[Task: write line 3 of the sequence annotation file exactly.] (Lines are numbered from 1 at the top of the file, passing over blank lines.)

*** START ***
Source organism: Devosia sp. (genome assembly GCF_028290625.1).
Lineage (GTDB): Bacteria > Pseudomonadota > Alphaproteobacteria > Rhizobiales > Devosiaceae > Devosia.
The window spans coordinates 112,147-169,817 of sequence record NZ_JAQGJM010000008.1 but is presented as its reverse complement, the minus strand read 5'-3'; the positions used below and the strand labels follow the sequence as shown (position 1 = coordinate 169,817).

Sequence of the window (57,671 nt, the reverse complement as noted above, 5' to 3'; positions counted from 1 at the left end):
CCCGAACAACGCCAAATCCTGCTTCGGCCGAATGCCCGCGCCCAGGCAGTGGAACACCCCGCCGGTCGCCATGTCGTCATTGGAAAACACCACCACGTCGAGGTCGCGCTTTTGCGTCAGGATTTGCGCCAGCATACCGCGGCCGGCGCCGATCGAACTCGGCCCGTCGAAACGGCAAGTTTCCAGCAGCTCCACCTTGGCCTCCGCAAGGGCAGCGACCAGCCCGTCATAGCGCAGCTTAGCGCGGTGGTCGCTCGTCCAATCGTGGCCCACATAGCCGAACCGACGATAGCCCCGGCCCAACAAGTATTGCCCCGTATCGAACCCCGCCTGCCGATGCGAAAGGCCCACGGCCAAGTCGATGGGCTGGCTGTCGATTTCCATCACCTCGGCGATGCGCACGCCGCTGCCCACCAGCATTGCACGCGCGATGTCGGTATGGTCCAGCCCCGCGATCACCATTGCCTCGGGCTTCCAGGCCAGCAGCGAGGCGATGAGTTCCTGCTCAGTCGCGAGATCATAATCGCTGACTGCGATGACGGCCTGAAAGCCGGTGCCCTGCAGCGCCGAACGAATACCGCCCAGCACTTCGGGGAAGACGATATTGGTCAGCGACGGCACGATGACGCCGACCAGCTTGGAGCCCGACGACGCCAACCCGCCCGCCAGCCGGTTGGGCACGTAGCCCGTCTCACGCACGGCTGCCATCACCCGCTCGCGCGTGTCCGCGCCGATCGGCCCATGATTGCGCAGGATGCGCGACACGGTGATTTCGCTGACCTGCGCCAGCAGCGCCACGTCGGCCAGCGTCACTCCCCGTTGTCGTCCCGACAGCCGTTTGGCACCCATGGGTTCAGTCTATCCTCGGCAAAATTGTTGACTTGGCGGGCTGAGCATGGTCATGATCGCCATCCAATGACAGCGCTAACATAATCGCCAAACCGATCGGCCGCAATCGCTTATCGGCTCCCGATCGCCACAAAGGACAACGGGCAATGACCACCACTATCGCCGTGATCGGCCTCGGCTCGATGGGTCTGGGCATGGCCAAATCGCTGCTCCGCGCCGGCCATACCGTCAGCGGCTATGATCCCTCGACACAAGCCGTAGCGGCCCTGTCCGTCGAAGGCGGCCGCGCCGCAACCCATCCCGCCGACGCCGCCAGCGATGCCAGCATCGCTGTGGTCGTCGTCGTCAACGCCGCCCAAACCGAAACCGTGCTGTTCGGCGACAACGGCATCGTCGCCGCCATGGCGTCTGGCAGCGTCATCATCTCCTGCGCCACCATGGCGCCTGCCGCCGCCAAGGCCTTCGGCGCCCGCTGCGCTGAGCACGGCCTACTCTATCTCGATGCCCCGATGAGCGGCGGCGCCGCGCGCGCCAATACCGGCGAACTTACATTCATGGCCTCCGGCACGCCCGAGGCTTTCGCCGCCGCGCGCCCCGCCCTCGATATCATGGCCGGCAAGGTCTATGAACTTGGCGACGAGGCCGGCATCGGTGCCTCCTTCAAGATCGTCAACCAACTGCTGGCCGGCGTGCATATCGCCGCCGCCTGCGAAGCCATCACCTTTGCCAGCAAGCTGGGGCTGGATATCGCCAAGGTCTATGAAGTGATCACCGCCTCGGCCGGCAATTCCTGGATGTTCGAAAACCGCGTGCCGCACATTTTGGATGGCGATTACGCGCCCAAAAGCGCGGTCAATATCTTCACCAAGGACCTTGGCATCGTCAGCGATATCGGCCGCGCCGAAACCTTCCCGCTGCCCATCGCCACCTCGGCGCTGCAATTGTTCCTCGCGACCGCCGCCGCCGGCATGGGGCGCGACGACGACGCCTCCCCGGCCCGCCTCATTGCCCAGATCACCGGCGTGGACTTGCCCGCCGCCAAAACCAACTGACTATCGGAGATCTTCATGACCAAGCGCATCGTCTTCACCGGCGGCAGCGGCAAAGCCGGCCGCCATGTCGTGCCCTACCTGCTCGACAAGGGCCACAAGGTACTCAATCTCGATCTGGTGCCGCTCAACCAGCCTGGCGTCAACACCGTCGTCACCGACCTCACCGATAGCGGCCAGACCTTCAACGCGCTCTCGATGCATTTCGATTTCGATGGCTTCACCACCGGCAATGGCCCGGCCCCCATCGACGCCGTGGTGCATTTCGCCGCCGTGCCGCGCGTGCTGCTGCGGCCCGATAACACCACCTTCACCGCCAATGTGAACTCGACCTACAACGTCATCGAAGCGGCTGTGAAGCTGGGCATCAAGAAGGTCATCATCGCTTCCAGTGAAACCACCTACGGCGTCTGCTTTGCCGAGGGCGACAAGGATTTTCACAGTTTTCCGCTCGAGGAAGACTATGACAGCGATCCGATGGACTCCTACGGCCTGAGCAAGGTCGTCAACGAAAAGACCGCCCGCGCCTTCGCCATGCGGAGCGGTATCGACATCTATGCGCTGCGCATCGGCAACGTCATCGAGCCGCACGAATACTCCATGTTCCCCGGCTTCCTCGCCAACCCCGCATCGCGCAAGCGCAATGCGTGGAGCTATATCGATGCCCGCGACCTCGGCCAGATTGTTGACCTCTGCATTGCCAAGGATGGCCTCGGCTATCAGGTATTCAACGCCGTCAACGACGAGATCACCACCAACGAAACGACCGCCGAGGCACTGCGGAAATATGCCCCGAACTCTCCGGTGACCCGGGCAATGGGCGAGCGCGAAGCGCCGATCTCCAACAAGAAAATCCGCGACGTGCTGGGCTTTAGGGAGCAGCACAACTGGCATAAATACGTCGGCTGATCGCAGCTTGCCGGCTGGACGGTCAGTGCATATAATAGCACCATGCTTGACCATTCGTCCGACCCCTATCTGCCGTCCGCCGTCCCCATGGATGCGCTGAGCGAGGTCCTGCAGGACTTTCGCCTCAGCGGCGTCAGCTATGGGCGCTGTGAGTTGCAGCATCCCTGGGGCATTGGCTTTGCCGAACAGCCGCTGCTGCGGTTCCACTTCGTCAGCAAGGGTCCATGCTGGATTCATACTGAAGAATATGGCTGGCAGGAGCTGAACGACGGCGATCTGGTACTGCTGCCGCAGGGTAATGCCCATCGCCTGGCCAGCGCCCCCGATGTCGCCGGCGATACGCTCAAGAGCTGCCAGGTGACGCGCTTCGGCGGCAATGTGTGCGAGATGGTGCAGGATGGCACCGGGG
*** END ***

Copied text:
The window spans coordinates 112,147-169,817 of sequence record NZ_JAQGJM010000008.1 but is presented as its reverse complement, the minus strand read 5'-3'; the positions used below and the strand labels follow the sequence as shown (position 1 = coordinate 169,817).